The French painter Édouard Manet was a pivotal figure in the period of transition between Realism and Impressionism. He is most famous for taking his training in realist techniques of the old masters and applying his own personal experience of the modernization that was happening in the city of Paris. Though considered a leader of Impressionism, he never fully embraced the movement, and never exhibited with other Impressionists of the time.
Manet was born in Paris to a wealthy and connected family – though originally pushed towards a career in law by his father who was a prominent Judge, he was able to convince his parents (his mother was goddaughter to the Crown Prince of Sweden) to pursue a career as a painter. He trained at the studio of Thomas Couture, and made his debut with the painting, The Absinthe Drinker (1862), which was representative of his affinity for painting modern-day lifestyles, and often that of the ‘dark-side’ of life.
His techniques are often considered to be ‘in-between’, neither fully Impressionistic, nor Realistic. Although he did not idealize his subjects like the old masters did, he did not give up certain techniques, such as the use of the colour black, which has been rejected by Impressionists for much lighter colours. He committed himself to paint ‘sincerely’, staying true to himself rather than any established group.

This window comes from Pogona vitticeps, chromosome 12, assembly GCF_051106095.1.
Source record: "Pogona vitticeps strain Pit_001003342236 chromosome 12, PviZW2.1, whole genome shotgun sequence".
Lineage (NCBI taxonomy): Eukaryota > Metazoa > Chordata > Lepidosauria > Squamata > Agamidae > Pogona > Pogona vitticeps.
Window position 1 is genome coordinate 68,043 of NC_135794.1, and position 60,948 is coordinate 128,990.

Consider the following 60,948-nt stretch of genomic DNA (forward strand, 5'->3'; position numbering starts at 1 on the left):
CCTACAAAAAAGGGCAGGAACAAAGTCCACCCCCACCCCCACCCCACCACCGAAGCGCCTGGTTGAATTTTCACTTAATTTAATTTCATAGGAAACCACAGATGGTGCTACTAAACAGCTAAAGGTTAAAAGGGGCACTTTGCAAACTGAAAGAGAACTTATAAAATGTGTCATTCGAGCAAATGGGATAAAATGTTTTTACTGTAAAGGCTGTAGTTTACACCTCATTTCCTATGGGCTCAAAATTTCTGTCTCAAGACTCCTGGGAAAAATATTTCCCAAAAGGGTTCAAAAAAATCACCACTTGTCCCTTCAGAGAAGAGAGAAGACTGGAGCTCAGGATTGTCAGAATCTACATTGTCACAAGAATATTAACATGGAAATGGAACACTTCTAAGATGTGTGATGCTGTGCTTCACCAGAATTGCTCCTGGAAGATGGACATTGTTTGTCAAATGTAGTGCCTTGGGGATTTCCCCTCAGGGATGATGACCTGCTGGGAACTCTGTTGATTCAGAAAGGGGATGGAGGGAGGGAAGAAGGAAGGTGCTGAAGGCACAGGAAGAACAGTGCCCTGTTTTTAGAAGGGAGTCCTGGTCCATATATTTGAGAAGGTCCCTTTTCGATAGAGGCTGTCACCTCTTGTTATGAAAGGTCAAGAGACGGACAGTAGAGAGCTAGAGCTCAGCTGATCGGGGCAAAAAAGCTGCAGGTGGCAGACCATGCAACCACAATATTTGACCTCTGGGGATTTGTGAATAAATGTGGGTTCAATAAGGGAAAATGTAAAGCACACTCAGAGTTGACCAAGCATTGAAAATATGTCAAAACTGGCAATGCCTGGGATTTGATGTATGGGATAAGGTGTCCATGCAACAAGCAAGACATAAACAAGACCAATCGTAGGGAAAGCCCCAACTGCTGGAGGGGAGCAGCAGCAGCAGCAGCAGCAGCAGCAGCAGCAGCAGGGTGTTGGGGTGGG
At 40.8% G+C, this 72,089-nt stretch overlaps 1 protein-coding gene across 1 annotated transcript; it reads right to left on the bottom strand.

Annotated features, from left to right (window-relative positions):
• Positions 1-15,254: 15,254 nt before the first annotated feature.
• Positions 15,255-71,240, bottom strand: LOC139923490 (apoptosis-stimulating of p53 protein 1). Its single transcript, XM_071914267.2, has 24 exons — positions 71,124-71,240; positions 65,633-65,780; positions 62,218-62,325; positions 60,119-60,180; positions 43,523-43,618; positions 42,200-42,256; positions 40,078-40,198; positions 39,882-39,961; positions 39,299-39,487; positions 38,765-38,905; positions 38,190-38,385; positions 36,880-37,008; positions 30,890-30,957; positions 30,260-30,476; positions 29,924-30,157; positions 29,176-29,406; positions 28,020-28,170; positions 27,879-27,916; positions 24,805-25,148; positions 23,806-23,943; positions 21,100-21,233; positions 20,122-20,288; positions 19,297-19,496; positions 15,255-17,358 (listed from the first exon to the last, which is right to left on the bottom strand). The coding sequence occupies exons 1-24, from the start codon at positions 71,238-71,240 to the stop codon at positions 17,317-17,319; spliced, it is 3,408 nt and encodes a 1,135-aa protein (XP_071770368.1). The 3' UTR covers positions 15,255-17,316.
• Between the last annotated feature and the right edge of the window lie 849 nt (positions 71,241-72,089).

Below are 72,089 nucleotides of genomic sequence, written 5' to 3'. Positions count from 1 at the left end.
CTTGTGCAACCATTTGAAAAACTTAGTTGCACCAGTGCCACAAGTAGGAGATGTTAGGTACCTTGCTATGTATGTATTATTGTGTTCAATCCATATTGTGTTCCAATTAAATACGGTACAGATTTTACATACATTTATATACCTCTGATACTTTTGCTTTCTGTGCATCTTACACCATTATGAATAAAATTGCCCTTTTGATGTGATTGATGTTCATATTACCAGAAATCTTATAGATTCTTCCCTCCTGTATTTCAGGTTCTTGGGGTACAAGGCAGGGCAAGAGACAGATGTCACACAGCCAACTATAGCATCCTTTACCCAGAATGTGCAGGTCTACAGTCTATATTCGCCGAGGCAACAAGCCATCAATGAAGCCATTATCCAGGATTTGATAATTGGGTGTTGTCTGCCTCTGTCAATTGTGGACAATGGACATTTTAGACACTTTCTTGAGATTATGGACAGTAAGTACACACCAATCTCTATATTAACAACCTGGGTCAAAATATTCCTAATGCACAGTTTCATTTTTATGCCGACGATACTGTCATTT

Manet led a fairly comfortable life, having been born into the bourgeoisie. He died in Paris in 1883 of syphilis, leaving a wife and son.
Some of his famous works:
La Musique aux Tuileries (1862) - An early work showing Manet’s developing techniques and penchant for painting leisure scenes. Look for his self-portrait hidden in there.
Olympia (1863) – This nude caused quite a shock with its depiction of the woman’s frank sexuality.
The Execution of Maximilian (1867) – Manet often painted the subject of War, reflecting the political turmoil at the time.
Bar at the Folies-Bergère (1882) – A year before his death, Manet painted this masterpiece, returning to the setting of Cafes.